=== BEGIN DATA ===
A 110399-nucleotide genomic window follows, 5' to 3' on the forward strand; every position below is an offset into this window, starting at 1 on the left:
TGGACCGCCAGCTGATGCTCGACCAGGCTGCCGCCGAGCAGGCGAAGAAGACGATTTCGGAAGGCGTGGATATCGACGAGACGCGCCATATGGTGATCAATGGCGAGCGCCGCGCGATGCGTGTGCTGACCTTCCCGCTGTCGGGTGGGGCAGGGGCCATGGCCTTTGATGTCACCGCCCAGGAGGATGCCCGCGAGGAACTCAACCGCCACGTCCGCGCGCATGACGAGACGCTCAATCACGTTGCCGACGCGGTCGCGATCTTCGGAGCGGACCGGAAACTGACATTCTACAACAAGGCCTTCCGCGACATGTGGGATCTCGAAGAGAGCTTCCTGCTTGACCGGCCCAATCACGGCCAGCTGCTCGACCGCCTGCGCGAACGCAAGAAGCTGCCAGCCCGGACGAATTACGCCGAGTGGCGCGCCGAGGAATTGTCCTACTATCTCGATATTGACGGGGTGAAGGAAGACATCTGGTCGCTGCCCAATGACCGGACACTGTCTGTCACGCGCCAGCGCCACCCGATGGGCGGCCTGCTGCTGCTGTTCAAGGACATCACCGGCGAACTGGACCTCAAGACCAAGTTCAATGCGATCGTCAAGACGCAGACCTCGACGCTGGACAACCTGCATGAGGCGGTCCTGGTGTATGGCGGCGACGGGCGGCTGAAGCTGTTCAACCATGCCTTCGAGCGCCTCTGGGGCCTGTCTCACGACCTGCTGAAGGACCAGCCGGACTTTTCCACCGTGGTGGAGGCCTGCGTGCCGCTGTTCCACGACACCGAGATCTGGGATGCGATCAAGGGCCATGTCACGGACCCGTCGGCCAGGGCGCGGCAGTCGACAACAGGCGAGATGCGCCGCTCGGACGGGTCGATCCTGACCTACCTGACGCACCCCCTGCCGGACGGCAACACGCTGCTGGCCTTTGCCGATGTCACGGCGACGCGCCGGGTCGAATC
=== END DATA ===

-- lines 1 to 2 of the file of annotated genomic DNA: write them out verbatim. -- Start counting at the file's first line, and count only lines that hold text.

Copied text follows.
A 110399-nucleotide genomic window follows, 5' to 3' on the forward strand; every position below is an offset into this window, starting at 1 on the left:
TGGACCGCCAGCTGATGCTCGACCAGGCTGCCGCCGAGCAGGCGAAGAAGACGATTTCGGAAGGCGTGGATATCGACGAGACGCGCCATATGGTGATCAATGGCGAGCGCCGCGCGATGCGTGTGCTGACCTTCCCGCTGTCGGGTGGGGCAGGGGCCATGGCCTTTGATGTCACCGCCCAGGAGGATGCCCGCGAGGAACTCAACCGCCACGTCCGCGCGCATGACGAGACGCTCAATCACGTTGCCGACGCGGTCGCGATCTTCGGAGCGGACCGGAAACTGACATTCTACAACAAGGCCTTCCGCGACATGTGGGATCTCGAAGAGAGCTTCCTGCTTGACCGGCCCAATCACGGCCAGCTGCTCGACCGCCTGCGCGAACGCAAGAAGCTGCCAGCCCGGACGAATTACGCCGAGTGGCGCGCCGAGGAATTGTCCTACTATCTCGATATTGACGGGGTGAAGGAAGACATCTGGTCGCTGCCCAATGACCGGACACTGTCTGTCACGCGCCAGCGCCACCCGATGGGCGGCCTGCTGCTGCTGTTCAAGGACATCACCGGCGAACTGGACCTCAAGACCAAGTTCAATGCGATCGTCAAGACGCAGACCTCGACGCTGGACAACCTGCATGAGGCGGTCCTGGTGTATGGCGGCGACGGGCGGCTGAAGCTGTTCAACCATGCCTTCGAGCGCCTCTGGGGCCTGTCTCACGACCTGCTGAAGGACCAGCCGGACTTTTCCACCGTGGTGGAGGCCTGCGTGCCGCTGTTCCACGACACCGAGATCTGGGATGCGATCAAGGGCCATGTCACGGACCCGTCGGCCAGGGCGCGGCAGTCGACAACAGGCGAGATGCGCCGCTCGGACGGGTCGATCCTGACCTACCTGACGCACCCCCTGCCGGACGGCAACACGCTGCTGGCCTTTGCCGATGTCACGGCGACGCGCCGGGTCGAATC